Caring for Chronic Kidney Disease

1 in 7 Americans have chronic kidney disease. Most don’t know they have it.

March is National Kidney Month. Sponsored by organizations such as The National Heart, Lung, and Blood Institute and The National Kidney Foundation, National Kidney Month is a campaign that takes place every March. The goal of National Kidney Month is to bring awareness to kidney disease as well as the importance of maintaining your kidneys healthy.

What is CKD?

Chronic kidney disease, also known as chronic renal disease or CKD, includes conditions that damage your kidneys and decrease their ability to keep you healthy by filtering wastes from your blood. If kidney disease worsens, wastes can build to high levels in your blood and make you feel sick. You may develop complications like:

  • high blood pressure
  • anemia (low blood count)
  • weak bones
  • poor nutritional health
  • nerve damage

Why is chronic kidney disease known as the disease multiplier?

Those with CKD often develop co-morbidities, including major risk factors like diabetes and high blood pressure. In fact, almost half of individuals with CKD also have diabetes and/or self-reported cases of cardiovascular disease, earning CKD the reputation of being a "disease multiplier."

What are this risk factors for kidney disease?

Diabetes and high blood pressure are the two most common causes of kidney disease. Nearly 1 in 3 people with diabetes and 1 in 5 people with high blood pressure have kidney disease. Unfortunately, most people in the early stages of kidney disease are unaware they have it. In fact, CDC estimates that as many as 90% of adults with chronic kidney disease don't know they have it.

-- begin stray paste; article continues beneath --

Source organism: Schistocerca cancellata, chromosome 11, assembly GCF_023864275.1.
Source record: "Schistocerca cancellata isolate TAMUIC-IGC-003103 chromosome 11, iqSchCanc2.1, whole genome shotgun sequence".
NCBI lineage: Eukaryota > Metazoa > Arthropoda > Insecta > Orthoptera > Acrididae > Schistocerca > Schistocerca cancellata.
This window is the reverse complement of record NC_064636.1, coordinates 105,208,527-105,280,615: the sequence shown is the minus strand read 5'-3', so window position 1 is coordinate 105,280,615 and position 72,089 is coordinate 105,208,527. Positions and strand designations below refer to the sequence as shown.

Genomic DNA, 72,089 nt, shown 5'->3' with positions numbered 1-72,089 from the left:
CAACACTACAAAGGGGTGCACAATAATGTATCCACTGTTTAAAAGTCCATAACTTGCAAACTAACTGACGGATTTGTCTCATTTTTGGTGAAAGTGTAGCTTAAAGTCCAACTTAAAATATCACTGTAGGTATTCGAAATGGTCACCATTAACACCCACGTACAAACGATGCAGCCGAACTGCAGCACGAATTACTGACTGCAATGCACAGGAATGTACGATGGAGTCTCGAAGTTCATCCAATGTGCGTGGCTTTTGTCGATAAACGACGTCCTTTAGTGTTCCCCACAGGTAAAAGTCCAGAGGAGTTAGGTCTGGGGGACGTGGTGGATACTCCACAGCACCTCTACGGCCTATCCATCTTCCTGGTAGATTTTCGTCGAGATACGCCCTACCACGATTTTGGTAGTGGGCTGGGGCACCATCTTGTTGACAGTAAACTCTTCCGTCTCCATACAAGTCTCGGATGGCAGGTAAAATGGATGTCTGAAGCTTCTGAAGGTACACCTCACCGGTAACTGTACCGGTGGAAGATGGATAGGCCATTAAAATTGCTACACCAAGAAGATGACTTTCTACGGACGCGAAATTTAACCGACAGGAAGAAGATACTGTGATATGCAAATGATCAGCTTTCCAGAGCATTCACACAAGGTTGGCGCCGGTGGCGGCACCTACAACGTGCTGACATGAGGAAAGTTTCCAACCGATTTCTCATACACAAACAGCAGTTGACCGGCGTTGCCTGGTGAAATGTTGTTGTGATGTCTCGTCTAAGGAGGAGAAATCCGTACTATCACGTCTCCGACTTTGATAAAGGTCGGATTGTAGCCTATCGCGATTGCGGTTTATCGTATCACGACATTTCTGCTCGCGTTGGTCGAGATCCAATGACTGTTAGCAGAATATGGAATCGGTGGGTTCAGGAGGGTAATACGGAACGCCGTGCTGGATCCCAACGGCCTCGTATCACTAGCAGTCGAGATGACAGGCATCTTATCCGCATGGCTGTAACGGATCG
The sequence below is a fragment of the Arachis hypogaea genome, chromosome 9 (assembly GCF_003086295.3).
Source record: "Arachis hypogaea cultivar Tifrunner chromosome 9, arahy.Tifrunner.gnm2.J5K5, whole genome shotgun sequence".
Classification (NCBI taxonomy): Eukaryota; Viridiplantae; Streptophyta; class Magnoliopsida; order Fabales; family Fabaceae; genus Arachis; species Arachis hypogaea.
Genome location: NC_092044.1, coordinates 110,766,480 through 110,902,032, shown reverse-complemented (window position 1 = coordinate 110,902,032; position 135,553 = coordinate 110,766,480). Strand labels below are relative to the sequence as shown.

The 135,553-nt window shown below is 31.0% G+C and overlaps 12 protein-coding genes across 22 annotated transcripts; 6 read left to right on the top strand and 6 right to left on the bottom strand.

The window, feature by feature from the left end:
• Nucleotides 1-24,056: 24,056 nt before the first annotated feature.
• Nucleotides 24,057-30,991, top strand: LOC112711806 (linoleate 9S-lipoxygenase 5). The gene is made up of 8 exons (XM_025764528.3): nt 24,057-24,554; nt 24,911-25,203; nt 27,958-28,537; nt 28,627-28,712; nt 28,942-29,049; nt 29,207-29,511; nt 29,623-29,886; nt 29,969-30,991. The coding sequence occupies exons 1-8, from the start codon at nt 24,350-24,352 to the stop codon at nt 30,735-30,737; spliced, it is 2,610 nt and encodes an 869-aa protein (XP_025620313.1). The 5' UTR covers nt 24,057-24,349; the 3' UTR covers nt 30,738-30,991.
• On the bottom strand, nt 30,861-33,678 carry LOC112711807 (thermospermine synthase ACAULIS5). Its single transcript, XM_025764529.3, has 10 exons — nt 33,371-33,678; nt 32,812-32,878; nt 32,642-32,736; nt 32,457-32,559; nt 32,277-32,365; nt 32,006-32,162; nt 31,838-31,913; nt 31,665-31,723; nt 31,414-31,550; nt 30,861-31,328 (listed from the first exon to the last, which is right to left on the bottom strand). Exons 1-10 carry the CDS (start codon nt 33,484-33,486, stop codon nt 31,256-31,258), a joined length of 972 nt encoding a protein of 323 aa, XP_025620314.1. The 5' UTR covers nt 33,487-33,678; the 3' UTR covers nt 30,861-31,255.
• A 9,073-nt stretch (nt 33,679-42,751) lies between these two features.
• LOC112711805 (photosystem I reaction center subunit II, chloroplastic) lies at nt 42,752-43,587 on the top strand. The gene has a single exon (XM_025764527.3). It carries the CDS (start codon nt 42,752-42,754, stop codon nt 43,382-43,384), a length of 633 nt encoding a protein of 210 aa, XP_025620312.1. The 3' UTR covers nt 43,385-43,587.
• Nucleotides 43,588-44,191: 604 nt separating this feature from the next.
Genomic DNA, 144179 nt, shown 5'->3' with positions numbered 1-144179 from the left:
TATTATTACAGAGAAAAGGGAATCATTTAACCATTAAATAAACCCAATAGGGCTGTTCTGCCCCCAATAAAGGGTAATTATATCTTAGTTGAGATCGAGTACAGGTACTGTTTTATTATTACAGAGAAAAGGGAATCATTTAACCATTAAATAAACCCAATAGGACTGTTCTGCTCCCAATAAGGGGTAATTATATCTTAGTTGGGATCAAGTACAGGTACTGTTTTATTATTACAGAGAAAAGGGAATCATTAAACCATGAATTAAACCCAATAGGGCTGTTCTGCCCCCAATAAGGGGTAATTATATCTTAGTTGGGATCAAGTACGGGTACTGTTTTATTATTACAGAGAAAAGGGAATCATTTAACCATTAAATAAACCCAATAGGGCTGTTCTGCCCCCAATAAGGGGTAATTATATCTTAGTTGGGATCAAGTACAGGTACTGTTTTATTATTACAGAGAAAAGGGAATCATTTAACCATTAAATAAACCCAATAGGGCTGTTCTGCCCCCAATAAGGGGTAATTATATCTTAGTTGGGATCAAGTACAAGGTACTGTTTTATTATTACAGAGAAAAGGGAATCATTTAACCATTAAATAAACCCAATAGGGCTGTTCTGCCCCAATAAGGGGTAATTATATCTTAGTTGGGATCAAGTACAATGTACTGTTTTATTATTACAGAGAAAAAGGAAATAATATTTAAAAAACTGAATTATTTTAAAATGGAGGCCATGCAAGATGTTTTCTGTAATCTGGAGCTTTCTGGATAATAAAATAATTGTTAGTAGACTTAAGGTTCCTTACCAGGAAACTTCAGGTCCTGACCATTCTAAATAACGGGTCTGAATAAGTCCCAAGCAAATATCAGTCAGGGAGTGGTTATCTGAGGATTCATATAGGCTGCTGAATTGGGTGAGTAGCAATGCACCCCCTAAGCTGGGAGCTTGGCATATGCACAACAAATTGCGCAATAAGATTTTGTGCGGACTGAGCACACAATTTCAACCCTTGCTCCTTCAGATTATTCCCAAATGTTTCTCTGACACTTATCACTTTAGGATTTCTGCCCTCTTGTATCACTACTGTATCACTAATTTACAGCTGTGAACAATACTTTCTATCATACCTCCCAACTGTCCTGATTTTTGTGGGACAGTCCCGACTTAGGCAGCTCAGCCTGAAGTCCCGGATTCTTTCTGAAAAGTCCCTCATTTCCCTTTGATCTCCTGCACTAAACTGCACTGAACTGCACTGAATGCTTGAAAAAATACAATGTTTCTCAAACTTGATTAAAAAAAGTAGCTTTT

If left untreated, CKD can escalate to a more severe stage of kidney disease, called end-stage renal disease (ESRD) - kidney failure that is treated with a kidney transplant or dialysis.

Risk factors for CKD include:

  • Diabetes
  • High blood pressure
  • Heart Disease
  • Obesity
  • Family history of CKD

How can I reduce the risk factors for kidney disease?

Managing blood sugar and blood pressure can help keep kidneys healthy. Keeping a healthy body weight through a balanced diet and physical activity may help manage blood pressure and blood sugar levels in people with diabetes or in people at risk of developing type 2 diabetes

You can help prevent CKD by:

  • Controlling blood sugar and blood pressure
  • Making healthy food choices
  • Exercising for at least 30 minutes daily

How can your Care Coordination team help?

If you have diabetes, high blood pressure, or CKD, you need to talk to your doctor about how to protect your kidneys. If you would like assistance finding a provider or have additional questions, please call your Customer Experience Advocates team and they will help you through the process!